As we attempt to solve the fiscal-cliff problem, most agree that we need to increase tax revenue. But that needs to be done in such a way that it is not harmful to economic growth. Is that possible?
It may be possible, but not by simply tweaking a few tax rates. What is necessary may be a complete overhaul of the federal income tax code to make it more equitable, more efficient and easier to administer, while increasing tax revenue.
The current code is viewed as not equitable or fair since Mitt Romney and Warren Buffett pay a lower tax rate than their secretaries, and many large, multi-billion-dollar corporations pay no income tax at all because they relocate their headquarters outside of the United States.
The current code is not efficient since tax loopholes reduce tax payments as long as the income is earned or spent in a government-favored market. The current code is extremely difficult to administer since the 300 million words in it are never fully read or understood by anyone. And the current code does not raise enough revenue to come close to balancing the budget. Is there a better idea?
Here is a solution that addresses all four concerns: Replace the current complicated and counterproductive tax code with a single 12 percent tax on all income above a livable minimum (say the poverty level), with absolutely no deductions for anything.
All income would be taxed at the same rate, no matter how it is earned or how it is spent. All income from wages and salaries, rent, interest, dividends or capital gains would be taxed at the 12 percent rate. Corporations would pay the 12 percent rate on all income.
This proposal satisfies all the criteria. It is fair and equitable. Every income earner pays exactly the same rate on all income earned above a livable minimum. Wealthy people will pay more tax dollars - but proportionately the same as everyone else. So Romney and Buffett would pay the same rate as their secretaries.
For some reason, many people believe that higher-income earners should not only pay more tax dollars but should pay a higher rate than others. This does not seem equitable. If the wealthy pay the same percentage, they will pay more dollars as their income increases. But they will pay proportionately more, not disproportionately more. That seems fairer to me.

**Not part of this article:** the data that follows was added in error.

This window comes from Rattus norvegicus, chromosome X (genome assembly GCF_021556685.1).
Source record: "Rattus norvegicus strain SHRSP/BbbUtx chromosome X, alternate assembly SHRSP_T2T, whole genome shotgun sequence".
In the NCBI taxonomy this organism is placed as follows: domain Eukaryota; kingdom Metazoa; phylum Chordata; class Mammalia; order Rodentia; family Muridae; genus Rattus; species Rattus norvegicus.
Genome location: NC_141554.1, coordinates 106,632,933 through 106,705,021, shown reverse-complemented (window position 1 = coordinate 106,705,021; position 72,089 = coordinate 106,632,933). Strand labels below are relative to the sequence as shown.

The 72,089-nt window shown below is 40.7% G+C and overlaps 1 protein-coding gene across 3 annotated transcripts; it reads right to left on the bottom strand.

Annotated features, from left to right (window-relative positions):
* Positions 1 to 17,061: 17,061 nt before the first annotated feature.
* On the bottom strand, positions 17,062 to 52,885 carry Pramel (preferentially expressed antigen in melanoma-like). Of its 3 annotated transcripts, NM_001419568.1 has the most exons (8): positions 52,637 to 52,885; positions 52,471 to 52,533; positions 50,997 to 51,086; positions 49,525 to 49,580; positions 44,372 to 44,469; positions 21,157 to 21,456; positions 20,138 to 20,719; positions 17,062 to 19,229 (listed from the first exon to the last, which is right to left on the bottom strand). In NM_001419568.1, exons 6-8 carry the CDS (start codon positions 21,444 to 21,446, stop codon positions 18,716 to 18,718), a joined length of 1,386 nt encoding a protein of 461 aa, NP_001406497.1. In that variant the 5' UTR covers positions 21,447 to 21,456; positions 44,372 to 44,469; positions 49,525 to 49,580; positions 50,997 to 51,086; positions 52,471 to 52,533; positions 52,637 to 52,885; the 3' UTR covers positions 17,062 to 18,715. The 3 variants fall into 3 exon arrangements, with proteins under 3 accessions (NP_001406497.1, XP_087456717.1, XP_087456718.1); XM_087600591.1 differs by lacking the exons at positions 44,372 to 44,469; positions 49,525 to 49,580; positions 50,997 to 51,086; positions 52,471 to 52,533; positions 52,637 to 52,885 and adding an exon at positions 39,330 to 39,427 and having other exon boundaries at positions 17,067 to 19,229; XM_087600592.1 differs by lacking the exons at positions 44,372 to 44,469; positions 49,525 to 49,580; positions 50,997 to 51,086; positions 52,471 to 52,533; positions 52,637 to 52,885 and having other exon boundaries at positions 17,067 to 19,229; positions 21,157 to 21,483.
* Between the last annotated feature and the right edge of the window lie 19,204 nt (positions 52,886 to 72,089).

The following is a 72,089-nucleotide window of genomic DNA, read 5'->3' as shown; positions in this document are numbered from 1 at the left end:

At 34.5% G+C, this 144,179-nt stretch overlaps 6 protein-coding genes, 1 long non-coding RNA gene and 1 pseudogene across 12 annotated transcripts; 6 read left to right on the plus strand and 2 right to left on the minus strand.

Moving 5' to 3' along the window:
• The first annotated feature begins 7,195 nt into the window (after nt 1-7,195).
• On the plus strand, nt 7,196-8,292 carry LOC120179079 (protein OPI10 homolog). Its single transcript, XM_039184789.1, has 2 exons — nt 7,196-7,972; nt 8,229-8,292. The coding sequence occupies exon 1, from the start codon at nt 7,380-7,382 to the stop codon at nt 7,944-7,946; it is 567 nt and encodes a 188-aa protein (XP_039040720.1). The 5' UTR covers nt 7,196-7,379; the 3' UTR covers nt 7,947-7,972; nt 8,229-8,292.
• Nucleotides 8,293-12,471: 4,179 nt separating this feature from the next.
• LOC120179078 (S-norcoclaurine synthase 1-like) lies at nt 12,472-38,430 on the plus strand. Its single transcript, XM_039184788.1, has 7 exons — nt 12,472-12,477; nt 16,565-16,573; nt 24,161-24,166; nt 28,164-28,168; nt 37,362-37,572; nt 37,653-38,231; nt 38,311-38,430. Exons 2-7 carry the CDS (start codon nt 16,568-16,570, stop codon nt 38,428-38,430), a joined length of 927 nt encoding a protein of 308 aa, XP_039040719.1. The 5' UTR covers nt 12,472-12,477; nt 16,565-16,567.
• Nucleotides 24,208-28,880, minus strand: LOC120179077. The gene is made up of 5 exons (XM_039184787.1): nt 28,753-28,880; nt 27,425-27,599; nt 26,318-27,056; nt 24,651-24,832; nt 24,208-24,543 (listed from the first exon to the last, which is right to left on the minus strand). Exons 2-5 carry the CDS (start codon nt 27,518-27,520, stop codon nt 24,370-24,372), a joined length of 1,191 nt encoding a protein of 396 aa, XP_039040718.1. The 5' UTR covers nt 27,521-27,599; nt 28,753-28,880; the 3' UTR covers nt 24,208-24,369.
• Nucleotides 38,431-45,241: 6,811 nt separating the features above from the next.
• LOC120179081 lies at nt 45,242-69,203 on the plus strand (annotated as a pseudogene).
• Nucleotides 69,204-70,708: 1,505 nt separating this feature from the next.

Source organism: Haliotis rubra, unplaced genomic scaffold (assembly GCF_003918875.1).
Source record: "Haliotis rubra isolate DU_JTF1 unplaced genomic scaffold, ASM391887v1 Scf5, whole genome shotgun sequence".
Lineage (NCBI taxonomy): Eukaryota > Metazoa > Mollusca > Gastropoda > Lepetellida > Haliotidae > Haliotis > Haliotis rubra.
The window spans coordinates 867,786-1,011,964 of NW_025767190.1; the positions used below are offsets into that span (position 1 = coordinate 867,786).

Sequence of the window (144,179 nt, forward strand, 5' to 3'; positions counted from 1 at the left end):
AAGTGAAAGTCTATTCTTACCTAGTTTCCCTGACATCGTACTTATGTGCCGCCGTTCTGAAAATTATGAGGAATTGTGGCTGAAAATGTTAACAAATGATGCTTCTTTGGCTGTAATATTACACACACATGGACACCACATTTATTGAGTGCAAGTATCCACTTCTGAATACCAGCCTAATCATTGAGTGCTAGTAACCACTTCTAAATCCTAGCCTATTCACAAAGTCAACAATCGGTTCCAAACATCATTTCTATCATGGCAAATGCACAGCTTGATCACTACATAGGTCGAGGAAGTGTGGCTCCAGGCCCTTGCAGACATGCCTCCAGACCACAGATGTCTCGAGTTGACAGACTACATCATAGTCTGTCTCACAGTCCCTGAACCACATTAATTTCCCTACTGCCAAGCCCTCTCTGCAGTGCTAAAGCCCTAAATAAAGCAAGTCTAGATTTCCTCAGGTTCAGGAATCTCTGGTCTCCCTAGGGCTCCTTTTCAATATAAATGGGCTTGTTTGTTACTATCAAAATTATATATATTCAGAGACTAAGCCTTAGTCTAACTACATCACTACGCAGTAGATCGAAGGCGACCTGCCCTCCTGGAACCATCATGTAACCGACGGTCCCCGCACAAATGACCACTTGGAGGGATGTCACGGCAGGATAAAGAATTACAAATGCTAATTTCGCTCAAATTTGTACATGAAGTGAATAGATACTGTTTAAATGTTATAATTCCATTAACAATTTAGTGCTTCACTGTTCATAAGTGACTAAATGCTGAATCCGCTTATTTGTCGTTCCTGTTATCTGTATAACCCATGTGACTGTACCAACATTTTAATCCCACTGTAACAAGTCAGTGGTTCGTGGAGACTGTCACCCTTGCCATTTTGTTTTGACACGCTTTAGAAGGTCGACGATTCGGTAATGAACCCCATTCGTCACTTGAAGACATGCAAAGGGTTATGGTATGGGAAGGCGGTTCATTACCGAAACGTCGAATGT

This proposal is very efficient since it does not favor or discourage any method of earning income or any method of spending that income. No distortions are created in any market. So a person who chooses to rent a home is treated exactly the same as a person who chooses to own a home with a mortgage, thereby not distorting housing prices. (Some economists believe that the current home-mortgage deduction contributed to distorting housing markets and to the resulting financial crisis.)
This proposal is extremely easy to administer. An individual simply adds up all of her income from all sources. Then the livable minimum is subtracted. The balance is then multiplied by 12 percent, and that's the tax liability. It is a one-page form.
This proposal will raise more revenue. Last year, the personal federal income tax raised about $1.1 trillion in revenue. This proposal would raise more than $1.3 trillion. In addition, this proposal will add to economic growth. A number of studies have been done examining the relationship between tax rates and economic growth. These studies have concluded that lowering the tax rate and switching from a progressive tax to a single tax rate would add significantly to growth in gross domestic product. That means more people would be hired so that the unemployment rate would fall and there would be more people paying taxes. This, too, would lead to increases in tax revenue.
Some will argue that this proposal is really a tax cut for the wealthy. But it really isn't, since the wealthy pay about this rate anyway, because most of their income is taxed at the currently low rate for dividends and capital gains. The wealthy would be encouraged to invest more (since all marginal income is taxed at only 12 percent), and they would likely earn more taxable dollars, contributing to more tax revenue for the government.
While this may seem like a simple solution to a complex problem, sometimes simple is better.
Michael Busler is an associate professor of finance at The Richard Stockton College of New Jersey.